Battle of Geel

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The Battle of Geel, also known as the Battle of the Geel Bridgehead, was a major battle between British and German troops in Belgium during the Second World War. It occurred between 8–23 September 1944, in and around the Flemish town of Geel (Gheel), and was one of the largest and bloodiest battles to occur during the Liberation of Belgium.


The first phase of the fighting took place at the Albert Canal, south of Geel, on 7 September. On the German side of the Canal was Kampfgruppe Dreyer of the 85th Infantry Division on its way to be reinforced with two Luftwaffe Regiments.

On 8 September, the 50th (Northumbrian) Division attacked across the canal. The 69th Brigade crossed over and later that evening the 151st Brigade had established a bridgehead. The Germans counterattacked repeatedly but by morning on the 9th the two bridgeheads were connected which allowed armoured cars to cross over. By evening on the 9th, a Bailey bridge allowed the Sherman tanks of the Sherwood Rangers Yeomanry to also cross.


On the 10th, the 6th Durham Light Infantry of the 151st brigade supported by the Sherwood Rangers then pushed into Geel. They took up positions around the marketplace, while the German defenders of the city centre retreated to north of the rail station; by mid-afternoon the center was secured.[1]

Later on the same day, the German forces in the area composed of elite Fallschirmjägers and Jagdpanther tank-destroyers of Panzerjager-Abteilung 559 made its presence felt with more or less continuous attacks supported by infantry. The next day a full attack inflicted heavy losses on the British forces in the town and the Germans briefly recaptured the center of Geel.[2] The 151st were forced to withdraw to their initial positions at the Albert Canal. The Germans however pressed their counterattack too far and in return suffered heavy losses, a result of which forced them to abandon the town for a second time.[1]

On the 12th the badly battered 50th Division received orders to pull out and move to the recently captured Joe's Bridge, to free Guards Armoured Division to spearhead Operation Market-Garden.[2] On that same day, the 50th Division was replaced by the 15th (Scottish) Division.[2]

During the night of 13 September, the Germans having feared encirclement and attack from the rear pulled back behind the Maas-Scheldt Canal in the village of Ten Aard. Troops of the 15th Division then reoccupied the town with only light resistance.[3]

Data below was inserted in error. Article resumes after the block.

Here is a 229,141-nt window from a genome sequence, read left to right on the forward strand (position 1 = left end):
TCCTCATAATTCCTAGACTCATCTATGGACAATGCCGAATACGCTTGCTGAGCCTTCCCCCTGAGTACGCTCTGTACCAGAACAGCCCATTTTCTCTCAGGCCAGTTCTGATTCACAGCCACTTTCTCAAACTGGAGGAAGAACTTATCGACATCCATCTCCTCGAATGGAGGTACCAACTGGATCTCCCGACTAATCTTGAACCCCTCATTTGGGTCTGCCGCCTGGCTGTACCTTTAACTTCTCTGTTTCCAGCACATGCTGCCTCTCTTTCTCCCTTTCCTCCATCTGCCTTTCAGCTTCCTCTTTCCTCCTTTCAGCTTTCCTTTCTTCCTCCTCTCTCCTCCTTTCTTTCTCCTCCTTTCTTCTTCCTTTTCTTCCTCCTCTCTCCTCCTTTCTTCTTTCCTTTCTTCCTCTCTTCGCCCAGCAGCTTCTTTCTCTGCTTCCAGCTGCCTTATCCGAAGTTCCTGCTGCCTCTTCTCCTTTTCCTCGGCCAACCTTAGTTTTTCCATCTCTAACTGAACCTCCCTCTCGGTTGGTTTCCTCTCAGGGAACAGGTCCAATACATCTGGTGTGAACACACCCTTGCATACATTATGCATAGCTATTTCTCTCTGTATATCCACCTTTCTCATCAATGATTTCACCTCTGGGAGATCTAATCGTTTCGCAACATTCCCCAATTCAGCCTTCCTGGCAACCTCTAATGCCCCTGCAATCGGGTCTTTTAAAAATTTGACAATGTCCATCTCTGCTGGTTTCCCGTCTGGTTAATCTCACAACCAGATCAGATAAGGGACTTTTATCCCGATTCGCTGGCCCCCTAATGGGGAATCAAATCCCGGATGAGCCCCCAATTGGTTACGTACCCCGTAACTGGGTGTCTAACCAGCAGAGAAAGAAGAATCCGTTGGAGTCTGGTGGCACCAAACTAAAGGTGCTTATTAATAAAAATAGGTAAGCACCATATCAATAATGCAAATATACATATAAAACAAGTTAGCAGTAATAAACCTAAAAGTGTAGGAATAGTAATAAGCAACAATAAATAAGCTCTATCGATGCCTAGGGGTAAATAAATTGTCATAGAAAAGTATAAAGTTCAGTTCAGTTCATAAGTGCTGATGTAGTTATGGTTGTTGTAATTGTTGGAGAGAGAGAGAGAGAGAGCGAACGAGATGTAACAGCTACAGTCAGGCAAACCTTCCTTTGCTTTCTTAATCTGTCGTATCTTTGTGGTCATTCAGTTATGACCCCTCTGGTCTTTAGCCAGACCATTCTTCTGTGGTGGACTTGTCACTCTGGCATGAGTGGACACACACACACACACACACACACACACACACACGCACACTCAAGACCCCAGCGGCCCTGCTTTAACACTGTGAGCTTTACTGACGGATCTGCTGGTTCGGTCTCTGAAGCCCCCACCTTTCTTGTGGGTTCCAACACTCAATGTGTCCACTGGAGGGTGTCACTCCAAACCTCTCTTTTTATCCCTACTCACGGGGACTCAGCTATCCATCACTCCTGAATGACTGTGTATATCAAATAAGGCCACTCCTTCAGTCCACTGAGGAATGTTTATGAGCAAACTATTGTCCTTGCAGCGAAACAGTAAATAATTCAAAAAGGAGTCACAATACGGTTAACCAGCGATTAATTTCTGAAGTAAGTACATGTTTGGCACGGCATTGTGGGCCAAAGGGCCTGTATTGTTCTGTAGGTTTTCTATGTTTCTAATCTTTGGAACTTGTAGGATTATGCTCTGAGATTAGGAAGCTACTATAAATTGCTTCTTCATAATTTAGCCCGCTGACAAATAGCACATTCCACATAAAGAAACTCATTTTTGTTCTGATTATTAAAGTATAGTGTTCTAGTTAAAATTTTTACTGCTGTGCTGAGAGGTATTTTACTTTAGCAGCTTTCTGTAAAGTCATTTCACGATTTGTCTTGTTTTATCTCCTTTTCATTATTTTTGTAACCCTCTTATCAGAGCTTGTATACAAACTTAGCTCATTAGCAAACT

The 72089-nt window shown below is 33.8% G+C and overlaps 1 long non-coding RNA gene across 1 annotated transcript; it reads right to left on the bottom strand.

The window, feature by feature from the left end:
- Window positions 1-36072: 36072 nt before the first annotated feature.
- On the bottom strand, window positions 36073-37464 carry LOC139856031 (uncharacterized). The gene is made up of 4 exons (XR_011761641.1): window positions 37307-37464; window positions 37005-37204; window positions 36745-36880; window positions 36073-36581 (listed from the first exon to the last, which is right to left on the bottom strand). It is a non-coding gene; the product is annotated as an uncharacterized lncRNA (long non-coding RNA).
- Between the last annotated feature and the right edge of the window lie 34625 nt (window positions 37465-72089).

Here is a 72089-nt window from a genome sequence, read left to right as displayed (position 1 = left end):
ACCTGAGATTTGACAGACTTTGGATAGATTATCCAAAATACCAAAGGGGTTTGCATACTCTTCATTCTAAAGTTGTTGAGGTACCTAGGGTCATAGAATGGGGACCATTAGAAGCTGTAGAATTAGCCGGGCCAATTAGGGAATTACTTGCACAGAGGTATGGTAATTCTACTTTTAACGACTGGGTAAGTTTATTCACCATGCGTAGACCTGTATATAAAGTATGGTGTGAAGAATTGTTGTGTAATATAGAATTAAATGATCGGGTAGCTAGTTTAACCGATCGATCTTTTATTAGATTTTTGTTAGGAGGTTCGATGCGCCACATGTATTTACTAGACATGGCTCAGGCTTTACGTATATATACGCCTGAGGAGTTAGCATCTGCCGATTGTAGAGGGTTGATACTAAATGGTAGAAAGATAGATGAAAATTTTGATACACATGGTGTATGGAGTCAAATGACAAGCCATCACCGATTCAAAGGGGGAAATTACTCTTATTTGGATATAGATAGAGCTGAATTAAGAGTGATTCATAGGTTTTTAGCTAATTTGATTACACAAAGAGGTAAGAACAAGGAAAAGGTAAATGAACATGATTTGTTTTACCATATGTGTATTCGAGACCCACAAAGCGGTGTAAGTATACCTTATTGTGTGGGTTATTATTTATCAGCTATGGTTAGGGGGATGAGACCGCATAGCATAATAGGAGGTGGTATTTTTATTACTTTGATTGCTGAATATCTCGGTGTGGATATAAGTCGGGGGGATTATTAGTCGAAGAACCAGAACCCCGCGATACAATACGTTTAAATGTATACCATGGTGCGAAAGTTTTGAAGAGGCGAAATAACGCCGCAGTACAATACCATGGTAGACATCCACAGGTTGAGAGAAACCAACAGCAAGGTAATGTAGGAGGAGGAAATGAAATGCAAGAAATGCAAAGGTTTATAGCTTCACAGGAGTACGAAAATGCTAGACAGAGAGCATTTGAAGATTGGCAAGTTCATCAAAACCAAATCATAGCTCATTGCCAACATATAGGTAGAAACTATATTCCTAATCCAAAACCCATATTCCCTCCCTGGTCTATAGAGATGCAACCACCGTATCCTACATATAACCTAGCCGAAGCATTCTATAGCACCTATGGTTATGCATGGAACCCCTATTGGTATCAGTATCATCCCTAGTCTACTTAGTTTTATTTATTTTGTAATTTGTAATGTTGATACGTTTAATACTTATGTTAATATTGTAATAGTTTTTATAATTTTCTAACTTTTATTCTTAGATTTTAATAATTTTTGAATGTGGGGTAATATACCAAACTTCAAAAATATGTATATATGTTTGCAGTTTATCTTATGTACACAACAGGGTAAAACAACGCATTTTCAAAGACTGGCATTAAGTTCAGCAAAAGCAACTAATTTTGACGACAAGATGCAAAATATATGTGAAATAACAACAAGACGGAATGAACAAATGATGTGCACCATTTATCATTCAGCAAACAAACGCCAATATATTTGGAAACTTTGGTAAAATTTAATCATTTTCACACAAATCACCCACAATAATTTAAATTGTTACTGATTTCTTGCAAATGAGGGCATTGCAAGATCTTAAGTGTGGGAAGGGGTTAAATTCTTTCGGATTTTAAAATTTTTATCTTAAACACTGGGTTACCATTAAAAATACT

Once Gheel was recaptured the next objective aim was to form a bridgehead over the Maas-Scheldt Canal at Ten Aard in order to give the Royal Engineers the chance to create a pontoon bridge and to ferry heavy equipment.

After eight days of heavy fighting the Scots secured a bridgehead that was repeatedly counter-attacked by the Germans. All assaults were repelled but the Scots were unable to advance any further.[4] The bridgehead was no greater than 900 meters long and 900 meters wide. Each time the Scots tried to expand the bridgehead they were met by heavy German counterattacks. Fighting took place until the final German withdrawal on 23 September and Ten Aard was finally liberated.[3]


Strategy had changed so that operations were being used in conjunction with Operation Market Garden. The Germans had to withdraw to counter the Allied threat. At the same time the Allies had to make further efforts in the East to divert German troops from the offensive.[1]

The 53rd (Welsh) division had forced a crossing of the Jonction Canal near Lommel, where it then fought hard to expand the salient south of Eindhoven. This was the new starting point for British XII Corps to support the Garden (ground) offensive.[3] The Ten Ard bridgehead became unimportant after the German withdrawal and the Scots troops withdrew from the bridgehead in order to be able to prepare for other fronts further to the east.[5]

The exact casualties during the battle are unknown. At least 130 civilians were killed,[citation needed] mostly due to allied and German artillery fire. The total number of deaths was probably between 1000-1100,[citation needed] with the number of wounded significantly higher.


  1. ^ a b c Converse p 225
  2. ^ a b c Delaforce pp 91-94
  3. ^ a b c Delaforce pp 149-52
  4. ^ "TRAGEDY AT THE GHEEL BRIDGEHEAD". Guns and Bugles: The Story of 6th Bn KSLI-181st Field Regiment RA. Retrieved 1 May 2013. 
  5. ^ Bennett p 108
  • Bennett, David (2011). A Magnificent Disaster: The Failure of Market Garden, the Arnhem Operation, September 1944. Casemate Publishers. ISBN 9781935149972. 
  • Converse, Allan (2011). Armies of Empire: The 9th Australian and 50th British Divisions in Battle 1939-1945. Cambridge University Press. ISBN 9780521194808. 
  • Delaforce, Patrick (2004). Monty's Northern Legions: 50th Tyne Tees and 15th Scottish Divisions at War 1939-1945. History Press Ltd. ISBN 978-0750935562.